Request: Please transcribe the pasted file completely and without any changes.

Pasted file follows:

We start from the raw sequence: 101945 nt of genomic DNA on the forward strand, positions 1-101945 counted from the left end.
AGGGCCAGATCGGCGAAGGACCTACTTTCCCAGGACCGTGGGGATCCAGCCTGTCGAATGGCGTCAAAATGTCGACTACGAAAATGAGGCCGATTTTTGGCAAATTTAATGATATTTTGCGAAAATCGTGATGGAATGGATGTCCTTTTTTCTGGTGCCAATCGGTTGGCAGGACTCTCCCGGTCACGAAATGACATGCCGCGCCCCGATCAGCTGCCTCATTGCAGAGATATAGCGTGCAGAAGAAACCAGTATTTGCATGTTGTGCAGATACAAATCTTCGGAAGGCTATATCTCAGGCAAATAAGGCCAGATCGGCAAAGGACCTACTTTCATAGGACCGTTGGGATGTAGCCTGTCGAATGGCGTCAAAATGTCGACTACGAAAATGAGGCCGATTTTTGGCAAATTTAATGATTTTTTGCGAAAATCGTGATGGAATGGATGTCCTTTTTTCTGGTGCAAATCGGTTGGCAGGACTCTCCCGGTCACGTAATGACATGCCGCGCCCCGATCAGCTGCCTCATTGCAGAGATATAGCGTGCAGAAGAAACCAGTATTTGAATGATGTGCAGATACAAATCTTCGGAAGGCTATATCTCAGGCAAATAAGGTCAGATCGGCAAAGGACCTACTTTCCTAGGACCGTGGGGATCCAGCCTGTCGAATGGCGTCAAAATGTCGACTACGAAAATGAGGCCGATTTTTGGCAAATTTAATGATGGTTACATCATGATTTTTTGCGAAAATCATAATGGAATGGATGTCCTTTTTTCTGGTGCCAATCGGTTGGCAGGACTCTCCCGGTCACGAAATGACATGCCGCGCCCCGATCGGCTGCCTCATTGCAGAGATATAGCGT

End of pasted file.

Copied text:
We start from the raw sequence: 101945 nt of genomic DNA on the forward strand, positions 1-101945 counted from the left end.
AGGGCCAGATCGGCGAAGGACCTACTTTCCCAGGACCGTGGGGATCCAGCCTGTCGAATGGCGTCAAAATGTCGACTACGAAAATGAGGCCGATTTTTGGCAAATTTAATGATATTTTGCGAAAATCGTGATGGAATGGATGTCCTTTTTTCTGGTGCCAATCGGTTGGCAGGACTCTCCCGGTCACGAAATGACATGCCGCGCCCCGATCAGCTGCCTCATTGCAGAGATATAGCGTGCAGAAGAAACCAGTATTTGCATGTTGTGCAGATACAAATCTTCGGAAGGCTATATCTCAGGCAAATAAGGCCAGATCGGCAAAGGACCTACTTTCATAGGACCGTTGGGATGTAGCCTGTCGAATGGCGTCAAAATGTCGACTACGAAAATGAGGCCGATTTTTGGCAAATTTAATGATTTTTTGCGAAAATCGTGATGGAATGGATGTCCTTTTTTCTGGTGCAAATCGGTTGGCAGGACTCTCCCGGTCACGTAATGACATGCCGCGCCCCGATCAGCTGCCTCATTGCAGAGATATAGCGTGCAGAAGAAACCAGTATTTGAATGATGTGCAGATACAAATCTTCGGAAGGCTATATCTCAGGCAAATAAGGTCAGATCGGCAAAGGACCTACTTTCCTAGGACCGTGGGGATCCAGCCTGTCGAATGGCGTCAAAATGTCGACTACGAAAATGAGGCCGATTTTTGGCAAATTTAATGATGGTTACATCATGATTTTTTGCGAAAATCATAATGGAATGGATGTCCTTTTTTCTGGTGCCAATCGGTTGGCAGGACTCTCCCGGTCACGAAATGACATGCCGCGCCCCGATCGGCTGCCTCATTGCAGAGATATAGCGT